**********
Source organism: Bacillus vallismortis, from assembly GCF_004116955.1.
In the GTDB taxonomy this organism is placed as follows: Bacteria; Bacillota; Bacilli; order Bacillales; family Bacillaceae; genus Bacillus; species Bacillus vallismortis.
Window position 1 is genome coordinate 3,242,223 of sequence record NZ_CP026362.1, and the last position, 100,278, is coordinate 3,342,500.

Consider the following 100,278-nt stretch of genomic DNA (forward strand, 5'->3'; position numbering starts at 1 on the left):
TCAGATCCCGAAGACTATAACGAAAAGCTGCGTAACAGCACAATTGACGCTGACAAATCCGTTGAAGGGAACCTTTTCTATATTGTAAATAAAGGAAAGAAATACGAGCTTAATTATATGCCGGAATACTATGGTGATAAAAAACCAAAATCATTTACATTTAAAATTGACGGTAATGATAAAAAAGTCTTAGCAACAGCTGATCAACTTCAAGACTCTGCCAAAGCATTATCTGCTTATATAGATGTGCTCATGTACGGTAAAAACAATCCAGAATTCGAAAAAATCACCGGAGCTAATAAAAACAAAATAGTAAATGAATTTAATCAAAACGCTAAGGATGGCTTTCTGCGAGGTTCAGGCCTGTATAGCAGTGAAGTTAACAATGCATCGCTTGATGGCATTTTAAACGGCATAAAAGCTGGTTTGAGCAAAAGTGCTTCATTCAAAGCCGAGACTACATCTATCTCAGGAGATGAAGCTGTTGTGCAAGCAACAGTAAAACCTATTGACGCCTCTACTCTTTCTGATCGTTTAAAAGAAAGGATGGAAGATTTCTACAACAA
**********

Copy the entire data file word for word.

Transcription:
Source organism: Bacillus vallismortis, from assembly GCF_004116955.1.
In the GTDB taxonomy this organism is placed as follows: Bacteria; Bacillota; Bacilli; order Bacillales; family Bacillaceae; genus Bacillus; species Bacillus vallismortis.
Window position 1 is genome coordinate 3,242,223 of sequence record NZ_CP026362.1, and the last position, 100,278, is coordinate 3,342,500.

Consider the following 100,278-nt stretch of genomic DNA (forward strand, 5'->3'; position numbering starts at 1 on the left):
TCAGATCCCGAAGACTATAACGAAAAGCTGCGTAACAGCACAATTGACGCTGACAAATCCGTTGAAGGGAACCTTTTCTATATTGTAAATAAAGGAAAGAAATACGAGCTTAATTATATGCCGGAATACTATGGTGATAAAAAACCAAAATCATTTACATTTAAAATTGACGGTAATGATAAAAAAGTCTTAGCAACAGCTGATCAACTTCAAGACTCTGCCAAAGCATTATCTGCTTATATAGATGTGCTCATGTACGGTAAAAACAATCCAGAATTCGAAAAAATCACCGGAGCTAATAAAAACAAAATAGTAAATGAATTTAATCAAAACGCTAAGGATGGCTTTCTGCGAGGTTCAGGCCTGTATAGCAGTGAAGTTAACAATGCATCGCTTGATGGCATTTTAAACGGCATAAAAGCTGGTTTGAGCAAAAGTGCTTCATTCAAAGCCGAGACTACATCTATCTCAGGAGATGAAGCTGTTGTGCAAGCAACAGTAAAACCTATTGACGCCTCTACTCTTTCTGATCGTTTAAAAGAAAGGATGGAAGATTTCTACAACAA